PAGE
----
Sometimes, some of these children have a low tolerance to frustration or present, in addition, an attention deficit. Therefore, it’s important to see the personal characteristics of each child for a better approach. If we do it individually, the learning process will be much more effective. Here are some tips that can help both parents and teachers.

Teaching English to children with dyslexia: rule out a hearing impairment

Evaluate if there’s a hearing problem that makes it more difficult for the child to learn a language.

Adapt the learning process to the pace of each child and change teaching methods

Each child has his own pace and, as we’ve said before, we shouldn’t introduce a new language until the first one has been consolidated. It’s also important to change the way we teach reading and writing so that children don’t lose interest.

Teaching English to children with dyslexia: use simple songs in English

If the songs have short phrases and simple words that they can understand, children will be motivated because they’ll understand some of the words they hear.

Girl listening to children's songs in English to learn the language.

Teaching English to children with dyslexia: use various multisensory methods

We can use different methods that include other senses besides sight. For example, write the word in sand or draw the word in English and fill it with colored paper balls. Then, with your finger, go over the word.

Use videos or flashcards to associate English words with their pictures

If, in addition to listening to the English word, we associate the word with an image, we facilitate its learning. For example, we show the word “cat” and the image of a cat. The images have to be simple without many ornaments. In this way, you won’t distract their attention from the image of the word they’re learning.

Strategies for the child to learn a second language

When learning a second language, it’s advisable to avoid starting the teaching with reading and writing. You should rather begin with oral and cultural teaching. Empathize the communicative aspects more than the grammatical or correction aspects.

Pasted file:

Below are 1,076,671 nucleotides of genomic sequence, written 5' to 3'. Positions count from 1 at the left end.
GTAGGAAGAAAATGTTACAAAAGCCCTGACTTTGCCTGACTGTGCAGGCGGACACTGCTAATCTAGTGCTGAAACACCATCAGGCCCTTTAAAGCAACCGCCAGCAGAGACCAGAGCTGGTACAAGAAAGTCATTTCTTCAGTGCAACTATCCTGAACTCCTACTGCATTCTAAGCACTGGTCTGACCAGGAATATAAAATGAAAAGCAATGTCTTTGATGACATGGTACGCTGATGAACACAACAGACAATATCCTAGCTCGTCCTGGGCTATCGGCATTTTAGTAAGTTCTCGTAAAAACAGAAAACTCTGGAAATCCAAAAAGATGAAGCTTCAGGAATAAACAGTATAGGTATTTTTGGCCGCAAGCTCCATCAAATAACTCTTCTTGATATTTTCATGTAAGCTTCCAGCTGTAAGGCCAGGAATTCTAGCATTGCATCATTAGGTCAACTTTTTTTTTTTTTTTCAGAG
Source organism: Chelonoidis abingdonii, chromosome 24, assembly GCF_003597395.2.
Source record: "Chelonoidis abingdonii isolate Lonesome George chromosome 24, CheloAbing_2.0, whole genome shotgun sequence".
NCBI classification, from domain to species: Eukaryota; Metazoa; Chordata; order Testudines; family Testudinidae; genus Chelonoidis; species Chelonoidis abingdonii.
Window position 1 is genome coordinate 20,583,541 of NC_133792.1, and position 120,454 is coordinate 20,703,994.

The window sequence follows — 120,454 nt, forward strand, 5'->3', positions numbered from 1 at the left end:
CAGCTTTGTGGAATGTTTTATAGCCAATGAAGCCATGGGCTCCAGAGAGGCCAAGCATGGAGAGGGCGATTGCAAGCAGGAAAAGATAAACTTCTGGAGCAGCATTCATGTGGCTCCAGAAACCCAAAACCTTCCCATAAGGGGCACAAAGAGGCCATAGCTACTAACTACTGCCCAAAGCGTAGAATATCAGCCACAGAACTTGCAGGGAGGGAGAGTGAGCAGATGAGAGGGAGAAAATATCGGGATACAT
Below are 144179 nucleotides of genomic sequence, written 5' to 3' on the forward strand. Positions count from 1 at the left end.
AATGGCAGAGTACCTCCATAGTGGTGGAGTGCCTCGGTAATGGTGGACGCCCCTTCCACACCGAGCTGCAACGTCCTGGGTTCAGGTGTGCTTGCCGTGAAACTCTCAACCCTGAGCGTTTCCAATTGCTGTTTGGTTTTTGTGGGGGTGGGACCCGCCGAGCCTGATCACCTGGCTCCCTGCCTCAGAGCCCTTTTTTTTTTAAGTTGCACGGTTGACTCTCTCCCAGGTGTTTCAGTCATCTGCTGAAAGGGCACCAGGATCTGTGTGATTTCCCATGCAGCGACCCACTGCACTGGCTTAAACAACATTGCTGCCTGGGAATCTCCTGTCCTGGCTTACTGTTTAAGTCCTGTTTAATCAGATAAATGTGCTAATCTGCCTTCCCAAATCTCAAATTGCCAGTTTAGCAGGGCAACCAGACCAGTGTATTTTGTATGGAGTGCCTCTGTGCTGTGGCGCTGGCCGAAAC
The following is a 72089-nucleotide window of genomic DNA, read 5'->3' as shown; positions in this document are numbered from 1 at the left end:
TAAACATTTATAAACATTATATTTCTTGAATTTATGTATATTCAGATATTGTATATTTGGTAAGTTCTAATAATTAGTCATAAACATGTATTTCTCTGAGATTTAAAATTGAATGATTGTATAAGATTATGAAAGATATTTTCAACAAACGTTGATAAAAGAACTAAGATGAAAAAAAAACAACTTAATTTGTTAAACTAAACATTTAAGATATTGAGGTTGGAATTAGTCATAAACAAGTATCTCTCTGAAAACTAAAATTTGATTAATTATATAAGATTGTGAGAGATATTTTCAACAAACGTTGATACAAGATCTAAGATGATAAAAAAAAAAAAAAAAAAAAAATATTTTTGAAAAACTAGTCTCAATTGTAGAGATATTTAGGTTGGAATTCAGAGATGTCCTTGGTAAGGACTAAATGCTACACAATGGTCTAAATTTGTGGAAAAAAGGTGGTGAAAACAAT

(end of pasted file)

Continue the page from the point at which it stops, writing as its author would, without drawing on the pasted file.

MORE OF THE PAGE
Some guidelines for teaching children with dyslexia:

  • Teach language with visual and oral support.
  • Don’t force the learning of English prematurely.
  • Watch movies and cartoons in English without dubbing.
  • Teach in a practical way and always start with topics that are interesting to the children. Thus, you’ll awake their communicative interest.
  • Make cultural exchanges with children of other nationalities and camps to make them express themselves in another language.

The importance of teaching English to children with dyslexia

In short, it’s important to always take into account the learning differences in children with dyslexia, not only in languages but in all other topics. We can teach English to children with dyslexia, but their learning process will be slower than that of children without dyslexia, especially if we use traditional methods.

We hope that these tips and strategies can help you better manage this difficulty, in which perseverance, patience, and understanding are very important.

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  • Hernández, F., Hernández, L.A., Valencia, M.T., Ramirez, F.J., & Abril, M.A. (2018). Guía de enseñanza del inglés: Para alumnos con dislexia y otras dificultades. Consejeria. (1º ed.). Murcia: Educación, Juventud y Deportes